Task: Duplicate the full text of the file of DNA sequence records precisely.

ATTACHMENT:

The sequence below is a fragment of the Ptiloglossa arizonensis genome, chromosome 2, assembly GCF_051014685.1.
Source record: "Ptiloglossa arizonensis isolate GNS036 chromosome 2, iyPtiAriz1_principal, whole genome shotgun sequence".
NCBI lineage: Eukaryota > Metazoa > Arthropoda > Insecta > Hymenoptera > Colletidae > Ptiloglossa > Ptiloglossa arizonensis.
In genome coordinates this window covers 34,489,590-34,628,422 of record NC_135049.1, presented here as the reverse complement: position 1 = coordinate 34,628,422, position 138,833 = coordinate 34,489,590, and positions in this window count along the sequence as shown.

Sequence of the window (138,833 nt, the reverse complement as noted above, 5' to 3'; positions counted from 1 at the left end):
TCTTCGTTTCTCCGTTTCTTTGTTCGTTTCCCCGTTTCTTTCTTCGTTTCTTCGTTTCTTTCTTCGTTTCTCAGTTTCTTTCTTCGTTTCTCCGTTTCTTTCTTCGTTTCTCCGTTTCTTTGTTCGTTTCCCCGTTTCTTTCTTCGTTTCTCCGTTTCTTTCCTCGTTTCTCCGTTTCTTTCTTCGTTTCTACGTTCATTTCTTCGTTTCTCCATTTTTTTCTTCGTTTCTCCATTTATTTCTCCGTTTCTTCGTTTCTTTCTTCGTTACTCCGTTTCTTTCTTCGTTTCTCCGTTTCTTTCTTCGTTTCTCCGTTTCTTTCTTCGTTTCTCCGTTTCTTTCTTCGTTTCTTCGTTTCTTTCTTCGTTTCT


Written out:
The sequence below is a fragment of the Ptiloglossa arizonensis genome, chromosome 2, assembly GCF_051014685.1.
Source record: "Ptiloglossa arizonensis isolate GNS036 chromosome 2, iyPtiAriz1_principal, whole genome shotgun sequence".
NCBI lineage: Eukaryota > Metazoa > Arthropoda > Insecta > Hymenoptera > Colletidae > Ptiloglossa > Ptiloglossa arizonensis.
In genome coordinates this window covers 34,489,590-34,628,422 of record NC_135049.1, presented here as the reverse complement: position 1 = coordinate 34,628,422, position 138,833 = coordinate 34,489,590, and positions in this window count along the sequence as shown.

Sequence of the window (138,833 nt, the reverse complement as noted above, 5' to 3'; positions counted from 1 at the left end):
TCTTCGTTTCTCCGTTTCTTTGTTCGTTTCCCCGTTTCTTTCTTCGTTTCTTCGTTTCTTTCTTCGTTTCTCAGTTTCTTTCTTCGTTTCTCCGTTTCTTTCTTCGTTTCTCCGTTTCTTTGTTCGTTTCCCCGTTTCTTTCTTCGTTTCTCCGTTTCTTTCCTCGTTTCTCCGTTTCTTTCTTCGTTTCTACGTTCATTTCTTCGTTTCTCCATTTTTTTCTTCGTTTCTCCATTTATTTCTCCGTTTCTTCGTTTCTTTCTTCGTTACTCCGTTTCTTTCTTCGTTTCTCCGTTTCTTTCTTCGTTTCTCCGTTTCTTTCTTCGTTTCTCCGTTTCTTTCTTCGTTTCTTCGTTTCTTTCTTCGTTTCT